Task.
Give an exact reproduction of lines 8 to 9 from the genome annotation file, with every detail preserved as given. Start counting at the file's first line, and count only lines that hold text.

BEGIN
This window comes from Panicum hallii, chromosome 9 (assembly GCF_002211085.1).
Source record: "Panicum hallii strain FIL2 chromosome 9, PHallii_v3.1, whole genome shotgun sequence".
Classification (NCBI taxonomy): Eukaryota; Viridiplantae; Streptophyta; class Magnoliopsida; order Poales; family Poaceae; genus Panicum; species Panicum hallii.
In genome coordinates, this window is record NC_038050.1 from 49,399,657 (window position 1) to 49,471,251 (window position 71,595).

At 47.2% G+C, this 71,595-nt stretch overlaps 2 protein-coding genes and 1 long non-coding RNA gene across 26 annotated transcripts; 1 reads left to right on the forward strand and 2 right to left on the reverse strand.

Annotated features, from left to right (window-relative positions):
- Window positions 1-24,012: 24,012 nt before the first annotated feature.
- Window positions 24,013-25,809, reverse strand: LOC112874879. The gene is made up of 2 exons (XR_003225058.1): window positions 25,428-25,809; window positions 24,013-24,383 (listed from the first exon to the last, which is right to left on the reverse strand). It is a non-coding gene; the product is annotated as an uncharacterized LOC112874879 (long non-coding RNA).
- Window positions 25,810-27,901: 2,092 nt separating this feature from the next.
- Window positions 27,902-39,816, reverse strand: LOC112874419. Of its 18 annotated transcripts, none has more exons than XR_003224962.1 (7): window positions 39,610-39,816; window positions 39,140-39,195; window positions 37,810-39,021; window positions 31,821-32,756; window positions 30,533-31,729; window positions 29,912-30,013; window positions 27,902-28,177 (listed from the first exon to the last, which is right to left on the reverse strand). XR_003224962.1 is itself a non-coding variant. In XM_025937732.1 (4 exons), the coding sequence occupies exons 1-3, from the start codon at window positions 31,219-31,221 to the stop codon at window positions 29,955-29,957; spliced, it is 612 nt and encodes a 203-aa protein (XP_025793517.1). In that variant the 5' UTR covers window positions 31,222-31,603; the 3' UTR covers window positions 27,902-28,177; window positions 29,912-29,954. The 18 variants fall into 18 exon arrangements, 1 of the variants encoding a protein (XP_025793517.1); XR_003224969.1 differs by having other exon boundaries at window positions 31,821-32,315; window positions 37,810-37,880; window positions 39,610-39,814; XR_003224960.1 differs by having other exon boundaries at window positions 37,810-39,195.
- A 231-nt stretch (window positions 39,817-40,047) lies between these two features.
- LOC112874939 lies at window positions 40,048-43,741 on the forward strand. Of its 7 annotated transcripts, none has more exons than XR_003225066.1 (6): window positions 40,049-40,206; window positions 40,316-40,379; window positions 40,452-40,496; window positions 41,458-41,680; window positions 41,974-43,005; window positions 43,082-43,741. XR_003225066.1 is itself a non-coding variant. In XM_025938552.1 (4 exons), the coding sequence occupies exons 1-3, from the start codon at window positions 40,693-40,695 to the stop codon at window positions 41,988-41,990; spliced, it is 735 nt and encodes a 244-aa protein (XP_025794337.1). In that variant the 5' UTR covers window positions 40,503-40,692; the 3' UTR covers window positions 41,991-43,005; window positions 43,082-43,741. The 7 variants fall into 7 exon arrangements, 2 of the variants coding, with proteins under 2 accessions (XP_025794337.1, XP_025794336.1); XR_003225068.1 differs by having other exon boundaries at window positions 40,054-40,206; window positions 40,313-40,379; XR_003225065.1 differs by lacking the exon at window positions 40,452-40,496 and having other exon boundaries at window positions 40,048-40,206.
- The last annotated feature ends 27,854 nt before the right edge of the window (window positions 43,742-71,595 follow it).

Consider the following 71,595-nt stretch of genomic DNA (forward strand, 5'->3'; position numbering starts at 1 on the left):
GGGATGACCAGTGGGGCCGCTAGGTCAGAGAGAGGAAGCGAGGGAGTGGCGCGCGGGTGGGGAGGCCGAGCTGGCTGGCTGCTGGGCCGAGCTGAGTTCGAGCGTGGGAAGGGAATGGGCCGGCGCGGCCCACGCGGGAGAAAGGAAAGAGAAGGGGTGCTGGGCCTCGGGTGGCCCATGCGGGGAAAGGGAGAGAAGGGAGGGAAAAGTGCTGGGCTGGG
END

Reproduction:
- Window positions 24,013-25,809, reverse strand: LOC112874879. The gene is made up of 2 exons (XR_003225058.1): window positions 25,428-25,809; window positions 24,013-24,383 (listed from the first exon to the last, which is right to left on the reverse strand). It is a non-coding gene; the product is annotated as an uncharacterized LOC112874879 (long non-coding RNA).
- Window positions 25,810-27,901: 2,092 nt separating this feature from the next.